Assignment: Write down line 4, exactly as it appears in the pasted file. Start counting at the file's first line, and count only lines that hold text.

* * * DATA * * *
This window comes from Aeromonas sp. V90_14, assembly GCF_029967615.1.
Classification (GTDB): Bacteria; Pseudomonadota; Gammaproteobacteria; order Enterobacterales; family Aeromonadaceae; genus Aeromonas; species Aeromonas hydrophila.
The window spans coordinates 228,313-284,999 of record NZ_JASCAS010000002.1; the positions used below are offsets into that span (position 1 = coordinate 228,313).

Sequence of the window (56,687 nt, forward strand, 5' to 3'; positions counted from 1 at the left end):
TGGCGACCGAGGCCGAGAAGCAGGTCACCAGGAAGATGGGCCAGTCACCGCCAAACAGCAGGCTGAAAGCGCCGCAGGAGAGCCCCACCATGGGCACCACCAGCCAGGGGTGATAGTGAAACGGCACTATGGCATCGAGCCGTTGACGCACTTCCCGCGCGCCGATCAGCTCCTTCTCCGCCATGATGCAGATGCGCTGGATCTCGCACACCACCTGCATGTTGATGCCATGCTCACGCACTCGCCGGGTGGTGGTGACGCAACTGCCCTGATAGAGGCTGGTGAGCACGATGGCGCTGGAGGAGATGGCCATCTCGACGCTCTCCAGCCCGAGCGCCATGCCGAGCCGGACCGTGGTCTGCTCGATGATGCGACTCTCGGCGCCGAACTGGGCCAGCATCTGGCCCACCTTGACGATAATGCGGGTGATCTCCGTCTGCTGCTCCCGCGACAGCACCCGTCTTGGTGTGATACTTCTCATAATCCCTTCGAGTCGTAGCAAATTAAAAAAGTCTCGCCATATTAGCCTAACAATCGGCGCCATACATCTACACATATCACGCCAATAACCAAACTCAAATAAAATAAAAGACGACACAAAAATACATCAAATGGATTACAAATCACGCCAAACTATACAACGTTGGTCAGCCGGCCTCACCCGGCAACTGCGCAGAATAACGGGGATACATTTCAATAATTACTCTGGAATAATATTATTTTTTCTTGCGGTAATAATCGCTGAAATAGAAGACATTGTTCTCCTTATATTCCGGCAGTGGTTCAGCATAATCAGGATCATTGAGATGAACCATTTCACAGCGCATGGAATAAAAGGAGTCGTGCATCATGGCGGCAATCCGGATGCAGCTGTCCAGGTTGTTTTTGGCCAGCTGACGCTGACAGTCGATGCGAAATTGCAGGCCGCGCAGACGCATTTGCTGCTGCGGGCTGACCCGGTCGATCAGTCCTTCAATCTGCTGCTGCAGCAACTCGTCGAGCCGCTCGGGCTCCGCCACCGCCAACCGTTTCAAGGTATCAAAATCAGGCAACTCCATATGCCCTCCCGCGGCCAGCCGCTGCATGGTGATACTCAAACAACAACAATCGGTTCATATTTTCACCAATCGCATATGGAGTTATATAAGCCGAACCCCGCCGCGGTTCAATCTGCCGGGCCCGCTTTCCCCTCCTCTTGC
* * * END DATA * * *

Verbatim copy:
Sequence of the window (56,687 nt, forward strand, 5' to 3'; positions counted from 1 at the left end):